Army space inductees cross line into the NCO Corps
April 11, 2013
PETERSON AIR FORCE BASE, Colo. -- The blinding flash of a blade from a sword bearer was drawn across the stage floor by the 1st Space Brigade Command Sgt. Maj. Thomas Eagan indicating an imaginary 'Induction Line' as he said to all present, "Inductees, step forward and cross the line into the Noncommissioned Officer Corps!"
These action and words represented the heart of the 2013 1st Space Brigade NCO Induction Ceremony, with participation by the 100th Missile Defense Brigade (Ground-based Midcourse Defense), on April 5 at the Peterson Auditorium.
The solemn occasion included a Fallen Soldier Tribute with accompanying bagpiper and the lighting of three candles during the reciting of the NCO Creed. 1st Space Brigade Soldiers also performed in traditional uniform the 'Watches.'
Before the Soldiers could be recognized in the full status of an NCO, they were required to stand four watches, one every four days. Gifts were brought for each of the watches and included items such as bread, brandy, beer, wine, and tobacco.
"This induction ceremony plays an important role signifying the transition from Soldier to leader," said Eagan, before introducing the guest speaker for this year's event, Command Sgt. Maj. Robert A. Winzenried, command senior enlisted leader for North American Aerospace Defense Command U.S. Northern Command. "As leaders we must not ever forget: who - who we are or who we serve or who we represent. We must also remember where we came from and why we are the backbone of the Army. Today our Soldiers will cross the line of the NCO Corp."
Winzenried told the inductees, "So you are now going to enter into that world where you are going to be where the rubber meets the road."
"You are going to be looking knee-cap to knee-cap with Soldiers and having to tell them what is going on. Not to blow smoke and not to tell them everything is great. But to find things that are going to keep them motivated, keep them on track to be in your shoes one of these days," he continued. "As a senior leader none of us got here by ourselves. We always get here because of the people who we surround ourselves with. And so when you are out there building your teams you have got to really look at who you want to surround yourself with."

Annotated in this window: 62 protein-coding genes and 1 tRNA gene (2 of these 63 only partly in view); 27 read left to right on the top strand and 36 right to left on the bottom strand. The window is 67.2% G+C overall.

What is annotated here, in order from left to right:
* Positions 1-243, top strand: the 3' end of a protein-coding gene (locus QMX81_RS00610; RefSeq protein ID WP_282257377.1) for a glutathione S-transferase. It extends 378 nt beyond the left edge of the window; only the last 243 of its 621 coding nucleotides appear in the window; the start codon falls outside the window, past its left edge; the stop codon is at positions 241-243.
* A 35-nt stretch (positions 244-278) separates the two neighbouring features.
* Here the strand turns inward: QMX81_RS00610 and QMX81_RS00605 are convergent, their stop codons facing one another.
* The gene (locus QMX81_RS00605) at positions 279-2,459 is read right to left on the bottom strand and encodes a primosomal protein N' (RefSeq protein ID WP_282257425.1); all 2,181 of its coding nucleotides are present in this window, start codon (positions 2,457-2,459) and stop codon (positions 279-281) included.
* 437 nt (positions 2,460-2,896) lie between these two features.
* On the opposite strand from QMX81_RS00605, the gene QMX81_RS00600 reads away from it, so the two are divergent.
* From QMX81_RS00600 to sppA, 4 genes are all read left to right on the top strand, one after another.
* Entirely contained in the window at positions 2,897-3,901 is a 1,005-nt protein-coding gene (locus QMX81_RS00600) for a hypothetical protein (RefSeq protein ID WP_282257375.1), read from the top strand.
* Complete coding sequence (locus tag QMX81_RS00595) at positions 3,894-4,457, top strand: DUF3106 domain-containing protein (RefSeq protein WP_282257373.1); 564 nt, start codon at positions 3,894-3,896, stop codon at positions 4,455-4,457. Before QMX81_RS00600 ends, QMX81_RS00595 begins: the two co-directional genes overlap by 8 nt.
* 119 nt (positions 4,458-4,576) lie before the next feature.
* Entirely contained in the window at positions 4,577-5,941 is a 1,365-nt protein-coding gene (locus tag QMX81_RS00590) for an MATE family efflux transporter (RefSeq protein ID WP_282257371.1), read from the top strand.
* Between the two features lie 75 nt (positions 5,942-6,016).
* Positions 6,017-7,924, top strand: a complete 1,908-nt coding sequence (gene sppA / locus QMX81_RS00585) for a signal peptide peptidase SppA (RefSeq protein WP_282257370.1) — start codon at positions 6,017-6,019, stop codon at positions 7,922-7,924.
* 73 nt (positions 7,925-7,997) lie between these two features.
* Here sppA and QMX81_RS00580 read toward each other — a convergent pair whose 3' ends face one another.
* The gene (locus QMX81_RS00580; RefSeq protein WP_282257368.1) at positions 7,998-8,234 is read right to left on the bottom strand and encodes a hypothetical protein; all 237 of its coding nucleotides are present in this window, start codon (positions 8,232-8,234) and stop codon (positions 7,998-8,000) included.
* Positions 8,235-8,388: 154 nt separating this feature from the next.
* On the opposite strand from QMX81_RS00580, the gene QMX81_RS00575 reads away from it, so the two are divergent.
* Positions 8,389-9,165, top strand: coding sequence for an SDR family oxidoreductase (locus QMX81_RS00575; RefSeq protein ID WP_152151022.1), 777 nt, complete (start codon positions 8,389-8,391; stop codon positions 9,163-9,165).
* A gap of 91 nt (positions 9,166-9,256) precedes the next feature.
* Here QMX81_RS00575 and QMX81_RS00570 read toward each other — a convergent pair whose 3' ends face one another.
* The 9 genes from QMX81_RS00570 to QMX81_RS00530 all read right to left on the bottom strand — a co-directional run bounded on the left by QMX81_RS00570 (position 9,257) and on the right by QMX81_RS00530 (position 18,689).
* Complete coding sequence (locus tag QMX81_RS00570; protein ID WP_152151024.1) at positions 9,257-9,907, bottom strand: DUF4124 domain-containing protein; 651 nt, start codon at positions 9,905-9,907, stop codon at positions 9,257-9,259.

In closing he reminded these new NCOs that, "It is all about positive leadership. It is that positive attitude that is going to get your folks through and get you through tough times. Never forget, positive leadership is the key."
After these remarks, the fourth watch (crossing the line and joining the NCO Corps) was performed on stage with Winzenried and Eagan presenting 29 inductees with a copy of the NCO Creed. They also received a copy of the FM 7-22.7, The Army Noncommissioned Officer Guide and the History of the Noncommissioned Officer.
There were nine inductees from Headquarters and Headquarters Company, 1st Space Brigade; 15 inductees from 1st Space Battalion; two inductees from 53rd Signal Battalion; and three inductees from the 100th Missile Defense Brigade.
The history of the NCO Corps extends to the earliest days of the U.S. Army, but the role of the NCO did not change significantly until 1775, with the birth of the Continental Army. What little is known about the NCO role comes from two main sources: training manuals and scattered accounts by Soldiers. The predominant sources are writings by NCO volunteers in the Civil War.